Presented  By

Cutty Sark

After touring as a member of Yeasayer, of Montreal and Caribou, Ahmed Gallab picked up some buzz for his solo project Sinkane and eventually signed to DFA, where he released a couple albums that weren’t a million miles away from the bands he used to tour in. Now he’s back with a new label (City Slang) and a new sound. His new album Life & Livin’ It has Sinkane pulling from ’70s funk more directly than ever before, and — true to its title — it’s his most lively album yet. Ahmed said a main inspiration was listening back to his favorite Funkadelic records. And who knows, maybe he picked up a thing or two as a member of David Byrne’s William Onyeabor tribute band or while opening for Cymande. Not to mention he and his band got help from the horn section of Brooklyn Afrobeat band Antibalas, who know exactly what they’re doing with this kind of thing. In a world where some of the most popular and beloved artists around are pulling from ’70s funk and soul (Kendrick Lamar, the Knowles sisters, etc), Life & Livin’ It manages to be a throwback that also sounds very in the now. - Andrew Sacher

For the first edition of 'Dive Bar Wisdom' we caught up with Sinkane to talk about passed down knowledge and some of his favorite places to hang...

BV: Your musical influences changed greatly from your last release to the new one. Can you talk about who your musical influences have been for the newer stuff and how they've changed over time?

Sinkane: The things that influence me musically these days aren't music. It's experiences and how they make me feel. I want to translate those emotions into songs. It's been really fun and challenging. Like asking myself, "What does the experience of me losing the Yeasayer Band computer while I was on acid sound like?" That one was really hard.

Were your grandparents (or a grandparent-like figure in your life) music fans or even musicians? Did any of the music they liked or played influence your own musical taste or style of music?

My mother's father held big religious gatherings where we would recite religious stories. It sounded like singing to me and it gave me my first musical and spiritual experience at age 4 years old. My father's mother was a poet. Other than that they all loved Sammy Davis Jr and Michael Jackson.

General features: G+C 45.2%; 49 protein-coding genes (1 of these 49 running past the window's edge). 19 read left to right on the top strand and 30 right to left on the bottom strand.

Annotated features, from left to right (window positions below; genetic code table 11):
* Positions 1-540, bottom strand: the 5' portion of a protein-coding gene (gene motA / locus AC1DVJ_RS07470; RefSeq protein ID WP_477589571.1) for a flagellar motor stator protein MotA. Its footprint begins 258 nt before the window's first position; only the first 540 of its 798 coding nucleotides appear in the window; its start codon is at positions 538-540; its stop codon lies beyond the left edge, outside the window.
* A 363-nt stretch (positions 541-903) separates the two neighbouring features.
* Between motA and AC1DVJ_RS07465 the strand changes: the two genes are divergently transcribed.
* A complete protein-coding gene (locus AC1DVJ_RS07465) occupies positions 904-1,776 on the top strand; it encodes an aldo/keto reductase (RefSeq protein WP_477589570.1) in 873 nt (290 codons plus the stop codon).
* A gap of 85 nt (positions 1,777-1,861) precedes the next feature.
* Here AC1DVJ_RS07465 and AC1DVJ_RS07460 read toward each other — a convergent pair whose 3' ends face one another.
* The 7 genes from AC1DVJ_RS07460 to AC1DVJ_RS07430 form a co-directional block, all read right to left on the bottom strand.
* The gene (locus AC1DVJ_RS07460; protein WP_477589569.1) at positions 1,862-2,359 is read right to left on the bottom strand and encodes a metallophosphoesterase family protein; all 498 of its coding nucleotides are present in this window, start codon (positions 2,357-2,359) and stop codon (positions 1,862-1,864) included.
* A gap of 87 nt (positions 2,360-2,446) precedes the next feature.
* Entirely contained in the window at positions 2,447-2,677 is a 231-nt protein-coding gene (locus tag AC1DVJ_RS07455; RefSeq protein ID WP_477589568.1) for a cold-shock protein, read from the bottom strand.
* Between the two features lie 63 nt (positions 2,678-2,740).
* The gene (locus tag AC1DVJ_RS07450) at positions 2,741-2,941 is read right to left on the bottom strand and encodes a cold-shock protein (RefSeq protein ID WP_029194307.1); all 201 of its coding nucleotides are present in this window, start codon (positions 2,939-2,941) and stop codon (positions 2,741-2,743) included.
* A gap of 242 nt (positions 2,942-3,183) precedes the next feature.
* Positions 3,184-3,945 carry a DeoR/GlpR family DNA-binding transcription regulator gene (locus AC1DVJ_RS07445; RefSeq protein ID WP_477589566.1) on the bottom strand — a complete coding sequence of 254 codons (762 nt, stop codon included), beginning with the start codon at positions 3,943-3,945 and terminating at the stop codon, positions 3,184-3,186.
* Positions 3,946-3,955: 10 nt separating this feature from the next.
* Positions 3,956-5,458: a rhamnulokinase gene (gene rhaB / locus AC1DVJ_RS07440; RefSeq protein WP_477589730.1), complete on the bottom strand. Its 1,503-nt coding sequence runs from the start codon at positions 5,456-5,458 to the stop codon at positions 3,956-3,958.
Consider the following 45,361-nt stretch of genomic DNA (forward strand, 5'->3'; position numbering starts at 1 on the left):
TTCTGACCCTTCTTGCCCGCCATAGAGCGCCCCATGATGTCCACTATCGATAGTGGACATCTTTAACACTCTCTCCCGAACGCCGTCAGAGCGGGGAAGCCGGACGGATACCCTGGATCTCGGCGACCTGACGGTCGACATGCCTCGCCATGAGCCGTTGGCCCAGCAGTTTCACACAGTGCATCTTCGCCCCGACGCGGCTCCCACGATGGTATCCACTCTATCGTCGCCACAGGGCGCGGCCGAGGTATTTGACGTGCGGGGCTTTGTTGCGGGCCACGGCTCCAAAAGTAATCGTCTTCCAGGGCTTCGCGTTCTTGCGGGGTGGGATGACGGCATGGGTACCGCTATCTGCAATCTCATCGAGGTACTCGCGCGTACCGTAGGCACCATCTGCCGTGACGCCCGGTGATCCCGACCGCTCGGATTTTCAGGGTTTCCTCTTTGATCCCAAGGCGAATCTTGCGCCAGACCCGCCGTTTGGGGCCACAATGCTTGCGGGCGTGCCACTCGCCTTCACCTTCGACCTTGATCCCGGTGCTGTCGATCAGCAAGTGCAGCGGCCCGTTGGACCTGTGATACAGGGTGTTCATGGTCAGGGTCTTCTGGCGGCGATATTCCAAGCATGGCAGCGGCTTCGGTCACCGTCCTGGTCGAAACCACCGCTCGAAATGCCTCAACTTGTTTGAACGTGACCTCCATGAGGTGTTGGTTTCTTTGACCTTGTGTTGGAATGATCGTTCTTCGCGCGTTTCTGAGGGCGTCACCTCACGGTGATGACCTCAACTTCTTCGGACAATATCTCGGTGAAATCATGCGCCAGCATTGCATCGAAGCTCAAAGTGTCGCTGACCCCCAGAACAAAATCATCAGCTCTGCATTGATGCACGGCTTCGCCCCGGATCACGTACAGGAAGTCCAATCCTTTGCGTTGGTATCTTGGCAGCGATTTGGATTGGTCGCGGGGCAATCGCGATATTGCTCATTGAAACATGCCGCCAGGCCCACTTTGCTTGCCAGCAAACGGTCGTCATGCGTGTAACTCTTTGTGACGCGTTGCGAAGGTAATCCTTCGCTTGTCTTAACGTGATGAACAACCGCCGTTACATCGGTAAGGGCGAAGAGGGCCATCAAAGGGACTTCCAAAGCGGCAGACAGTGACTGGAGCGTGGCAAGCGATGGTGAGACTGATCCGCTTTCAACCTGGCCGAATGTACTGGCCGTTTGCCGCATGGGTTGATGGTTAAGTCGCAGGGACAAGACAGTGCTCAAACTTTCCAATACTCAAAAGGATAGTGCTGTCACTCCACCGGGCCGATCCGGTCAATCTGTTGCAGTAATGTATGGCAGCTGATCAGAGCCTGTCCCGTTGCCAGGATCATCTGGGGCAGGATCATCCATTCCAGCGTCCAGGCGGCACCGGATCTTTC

What is some worldly advice that a grandparent or grandparent-like figure gave you that's stuck with you? How has that influenced how you think about life or music?

"You come from a nomadic people. You'll never find your home. It will find you. And until then keep searching"

That one keeps unfolding as I grow up. Keeps me on my curious and inspired.

What is your favorite place to see or play live music in NYC?

I loved Zebulon. It felt like home to me and it's a shame that it's no longer around. It was a cultural melting pot unlike any other place NYC has ever seen. But, it's ok. Things change. That's what NYC is I guess. I like Music Hall of Williamsburg a lot. Great sound. I also like all the events on the beach.

What is your favorite Brooklyn dive bar and why?

Lowlands in Gowanus. It's where everybody knows your name. No one is pretentious and everybody is unique. It's the best bar in the world. So comfortable and easy and full of laughter on so many dimensions. Go there all the time.


Lowlands Bar, whose inside and outside is pictured above, is located at 534 3rd Ave in Brooklyn, NY.

Catch Sinkane on tour in a town near you, and hopefully one day headlining Music Hall of Williamsburg (he's already headlined the similarly sized Bowery Ballroom). Meanwhile, his next NYC show is at this year's Afropunk Fest.

P.S. we miss Zebulon too!

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